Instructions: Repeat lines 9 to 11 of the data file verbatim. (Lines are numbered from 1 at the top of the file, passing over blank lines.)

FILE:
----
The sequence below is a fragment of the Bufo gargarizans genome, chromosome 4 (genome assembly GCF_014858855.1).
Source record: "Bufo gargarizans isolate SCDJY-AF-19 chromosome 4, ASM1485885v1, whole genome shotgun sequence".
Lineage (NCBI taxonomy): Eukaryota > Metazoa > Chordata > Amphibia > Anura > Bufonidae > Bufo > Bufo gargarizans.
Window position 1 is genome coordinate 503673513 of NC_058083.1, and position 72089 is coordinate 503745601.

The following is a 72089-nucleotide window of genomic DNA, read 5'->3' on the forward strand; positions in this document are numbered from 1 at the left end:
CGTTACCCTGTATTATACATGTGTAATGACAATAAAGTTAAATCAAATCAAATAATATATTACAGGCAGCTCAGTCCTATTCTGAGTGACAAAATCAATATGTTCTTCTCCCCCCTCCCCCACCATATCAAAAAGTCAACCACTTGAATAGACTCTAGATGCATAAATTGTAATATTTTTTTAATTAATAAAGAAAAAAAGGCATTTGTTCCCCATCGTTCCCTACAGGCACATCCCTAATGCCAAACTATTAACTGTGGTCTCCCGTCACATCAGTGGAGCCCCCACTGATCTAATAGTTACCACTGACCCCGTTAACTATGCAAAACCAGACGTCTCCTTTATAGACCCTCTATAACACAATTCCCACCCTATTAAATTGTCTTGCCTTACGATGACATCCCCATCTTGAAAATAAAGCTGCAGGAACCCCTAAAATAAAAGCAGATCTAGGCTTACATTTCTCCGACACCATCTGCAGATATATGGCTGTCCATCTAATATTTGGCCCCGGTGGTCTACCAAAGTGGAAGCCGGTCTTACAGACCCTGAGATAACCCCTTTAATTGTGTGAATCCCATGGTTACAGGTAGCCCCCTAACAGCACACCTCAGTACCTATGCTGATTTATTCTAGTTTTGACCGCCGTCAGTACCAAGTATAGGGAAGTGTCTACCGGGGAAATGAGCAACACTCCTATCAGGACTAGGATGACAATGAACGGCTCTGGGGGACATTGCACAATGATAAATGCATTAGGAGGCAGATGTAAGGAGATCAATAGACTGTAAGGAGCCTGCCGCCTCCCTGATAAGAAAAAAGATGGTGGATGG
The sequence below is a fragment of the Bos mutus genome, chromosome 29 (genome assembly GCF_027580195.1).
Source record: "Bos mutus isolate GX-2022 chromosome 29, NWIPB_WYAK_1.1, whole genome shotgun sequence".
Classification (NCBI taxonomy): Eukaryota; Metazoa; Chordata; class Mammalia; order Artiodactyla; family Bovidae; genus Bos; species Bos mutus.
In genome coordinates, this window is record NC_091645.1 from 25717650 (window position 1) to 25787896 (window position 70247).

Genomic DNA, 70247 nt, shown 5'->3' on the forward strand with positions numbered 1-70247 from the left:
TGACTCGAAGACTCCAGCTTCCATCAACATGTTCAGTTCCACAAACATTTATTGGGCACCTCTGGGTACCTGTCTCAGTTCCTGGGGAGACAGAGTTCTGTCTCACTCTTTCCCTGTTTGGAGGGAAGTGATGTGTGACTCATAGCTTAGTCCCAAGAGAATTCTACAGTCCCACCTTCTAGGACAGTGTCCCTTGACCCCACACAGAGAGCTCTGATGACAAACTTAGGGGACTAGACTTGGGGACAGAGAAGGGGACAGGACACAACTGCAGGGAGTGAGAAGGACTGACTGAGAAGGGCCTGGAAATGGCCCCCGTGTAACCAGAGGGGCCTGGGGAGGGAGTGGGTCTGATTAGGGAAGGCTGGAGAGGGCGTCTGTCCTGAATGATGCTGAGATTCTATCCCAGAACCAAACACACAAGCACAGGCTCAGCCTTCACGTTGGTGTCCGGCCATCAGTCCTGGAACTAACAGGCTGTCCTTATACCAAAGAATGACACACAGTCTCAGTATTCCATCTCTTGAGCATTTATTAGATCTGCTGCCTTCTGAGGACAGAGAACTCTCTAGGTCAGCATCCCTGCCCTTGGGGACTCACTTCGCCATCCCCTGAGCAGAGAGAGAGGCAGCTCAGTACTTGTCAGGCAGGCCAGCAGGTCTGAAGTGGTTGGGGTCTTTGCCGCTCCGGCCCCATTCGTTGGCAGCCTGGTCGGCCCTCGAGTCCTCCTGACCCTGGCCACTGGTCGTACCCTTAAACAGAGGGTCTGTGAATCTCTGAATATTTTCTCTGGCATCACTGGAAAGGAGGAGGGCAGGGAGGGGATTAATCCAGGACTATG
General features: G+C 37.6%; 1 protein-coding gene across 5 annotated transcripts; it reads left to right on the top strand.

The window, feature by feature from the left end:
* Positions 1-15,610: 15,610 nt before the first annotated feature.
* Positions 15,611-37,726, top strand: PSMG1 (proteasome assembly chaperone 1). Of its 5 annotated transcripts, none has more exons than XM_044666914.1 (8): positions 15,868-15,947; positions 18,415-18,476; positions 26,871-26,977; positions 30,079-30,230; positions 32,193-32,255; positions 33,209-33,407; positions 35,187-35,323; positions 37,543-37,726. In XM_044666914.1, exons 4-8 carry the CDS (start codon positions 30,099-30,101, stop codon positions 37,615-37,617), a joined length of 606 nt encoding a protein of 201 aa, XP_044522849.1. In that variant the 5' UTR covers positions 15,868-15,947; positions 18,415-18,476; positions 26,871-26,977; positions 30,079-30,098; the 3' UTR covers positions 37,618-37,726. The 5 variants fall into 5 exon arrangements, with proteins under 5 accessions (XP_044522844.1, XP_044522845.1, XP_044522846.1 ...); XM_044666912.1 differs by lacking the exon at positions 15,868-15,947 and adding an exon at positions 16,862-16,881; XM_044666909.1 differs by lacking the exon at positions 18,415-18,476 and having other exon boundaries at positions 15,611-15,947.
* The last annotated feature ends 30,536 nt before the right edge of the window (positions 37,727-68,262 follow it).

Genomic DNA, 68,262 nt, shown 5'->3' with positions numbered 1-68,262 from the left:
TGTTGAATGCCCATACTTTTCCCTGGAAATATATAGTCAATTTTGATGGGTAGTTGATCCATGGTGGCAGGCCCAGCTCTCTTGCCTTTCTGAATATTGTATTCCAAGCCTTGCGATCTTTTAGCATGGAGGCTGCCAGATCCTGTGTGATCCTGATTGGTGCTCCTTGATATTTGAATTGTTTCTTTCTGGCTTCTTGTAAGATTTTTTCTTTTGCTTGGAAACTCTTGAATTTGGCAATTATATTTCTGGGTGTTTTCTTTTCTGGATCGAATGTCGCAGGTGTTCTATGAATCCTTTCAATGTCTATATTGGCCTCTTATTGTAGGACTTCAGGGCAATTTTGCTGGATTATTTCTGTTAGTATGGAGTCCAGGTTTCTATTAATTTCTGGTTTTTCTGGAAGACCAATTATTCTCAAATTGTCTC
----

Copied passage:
Classification (NCBI taxonomy): Eukaryota; Metazoa; Chordata; class Mammalia; order Artiodactyla; family Bovidae; genus Bos; species Bos mutus.
In genome coordinates, this window is record NC_091645.1 from 25717650 (window position 1) to 25787896 (window position 70247).

Genomic DNA, 70247 nt, shown 5'->3' on the forward strand with positions numbered 1-70247 from the left: